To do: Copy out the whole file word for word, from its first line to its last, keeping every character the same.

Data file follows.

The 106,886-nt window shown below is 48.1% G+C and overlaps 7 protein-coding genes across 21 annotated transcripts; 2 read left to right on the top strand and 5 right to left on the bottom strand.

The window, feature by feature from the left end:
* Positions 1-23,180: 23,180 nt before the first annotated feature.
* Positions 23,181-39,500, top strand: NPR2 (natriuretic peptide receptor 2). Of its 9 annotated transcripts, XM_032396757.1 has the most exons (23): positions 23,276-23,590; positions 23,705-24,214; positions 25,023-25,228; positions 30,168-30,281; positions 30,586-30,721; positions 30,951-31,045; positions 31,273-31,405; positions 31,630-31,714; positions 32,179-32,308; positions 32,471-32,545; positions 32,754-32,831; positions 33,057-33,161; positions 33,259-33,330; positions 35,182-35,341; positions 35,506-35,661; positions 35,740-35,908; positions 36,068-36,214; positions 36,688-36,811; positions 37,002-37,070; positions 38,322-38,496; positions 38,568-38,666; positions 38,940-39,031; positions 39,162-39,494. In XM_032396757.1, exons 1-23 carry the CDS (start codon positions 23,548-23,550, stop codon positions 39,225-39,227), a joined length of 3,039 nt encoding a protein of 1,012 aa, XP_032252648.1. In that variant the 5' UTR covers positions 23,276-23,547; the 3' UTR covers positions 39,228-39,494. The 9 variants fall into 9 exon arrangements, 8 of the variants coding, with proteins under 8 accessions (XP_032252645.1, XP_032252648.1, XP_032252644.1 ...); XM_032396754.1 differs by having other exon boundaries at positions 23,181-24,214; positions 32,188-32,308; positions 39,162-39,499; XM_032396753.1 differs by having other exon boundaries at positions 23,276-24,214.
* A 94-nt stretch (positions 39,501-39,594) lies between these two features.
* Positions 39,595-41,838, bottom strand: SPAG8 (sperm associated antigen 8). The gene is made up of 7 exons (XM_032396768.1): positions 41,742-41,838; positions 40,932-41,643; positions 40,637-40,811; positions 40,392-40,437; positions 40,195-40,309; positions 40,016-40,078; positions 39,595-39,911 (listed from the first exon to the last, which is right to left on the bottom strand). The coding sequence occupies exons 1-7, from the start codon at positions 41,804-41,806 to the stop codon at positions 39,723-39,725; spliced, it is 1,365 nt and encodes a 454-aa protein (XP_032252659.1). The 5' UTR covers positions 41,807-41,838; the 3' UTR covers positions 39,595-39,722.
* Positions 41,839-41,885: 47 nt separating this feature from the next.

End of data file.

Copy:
The 106,886-nt window shown below is 48.1% G+C and overlaps 7 protein-coding genes across 21 annotated transcripts; 2 read left to right on the top strand and 5 right to left on the bottom strand.

The window, feature by feature from the left end:
* Positions 1-23,180: 23,180 nt before the first annotated feature.
* Positions 23,181-39,500, top strand: NPR2 (natriuretic peptide receptor 2). Of its 9 annotated transcripts, XM_032396757.1 has the most exons (23): positions 23,276-23,590; positions 23,705-24,214; positions 25,023-25,228; positions 30,168-30,281; positions 30,586-30,721; positions 30,951-31,045; positions 31,273-31,405; positions 31,630-31,714; positions 32,179-32,308; positions 32,471-32,545; positions 32,754-32,831; positions 33,057-33,161; positions 33,259-33,330; positions 35,182-35,341; positions 35,506-35,661; positions 35,740-35,908; positions 36,068-36,214; positions 36,688-36,811; positions 37,002-37,070; positions 38,322-38,496; positions 38,568-38,666; positions 38,940-39,031; positions 39,162-39,494. In XM_032396757.1, exons 1-23 carry the CDS (start codon positions 23,548-23,550, stop codon positions 39,225-39,227), a joined length of 3,039 nt encoding a protein of 1,012 aa, XP_032252648.1. In that variant the 5' UTR covers positions 23,276-23,547; the 3' UTR covers positions 39,228-39,494. The 9 variants fall into 9 exon arrangements, 8 of the variants coding, with proteins under 8 accessions (XP_032252645.1, XP_032252648.1, XP_032252644.1 ...); XM_032396754.1 differs by having other exon boundaries at positions 23,181-24,214; positions 32,188-32,308; positions 39,162-39,499; XM_032396753.1 differs by having other exon boundaries at positions 23,276-24,214.
* A 94-nt stretch (positions 39,501-39,594) lies between these two features.
* Positions 39,595-41,838, bottom strand: SPAG8 (sperm associated antigen 8). The gene is made up of 7 exons (XM_032396768.1): positions 41,742-41,838; positions 40,932-41,643; positions 40,637-40,811; positions 40,392-40,437; positions 40,195-40,309; positions 40,016-40,078; positions 39,595-39,911 (listed from the first exon to the last, which is right to left on the bottom strand). The coding sequence occupies exons 1-7, from the start codon at positions 41,804-41,806 to the stop codon at positions 39,723-39,725; spliced, it is 1,365 nt and encodes a 454-aa protein (XP_032252659.1). The 5' UTR covers positions 41,807-41,838; the 3' UTR covers positions 39,595-39,722.
* Positions 41,839-41,885: 47 nt separating this feature from the next.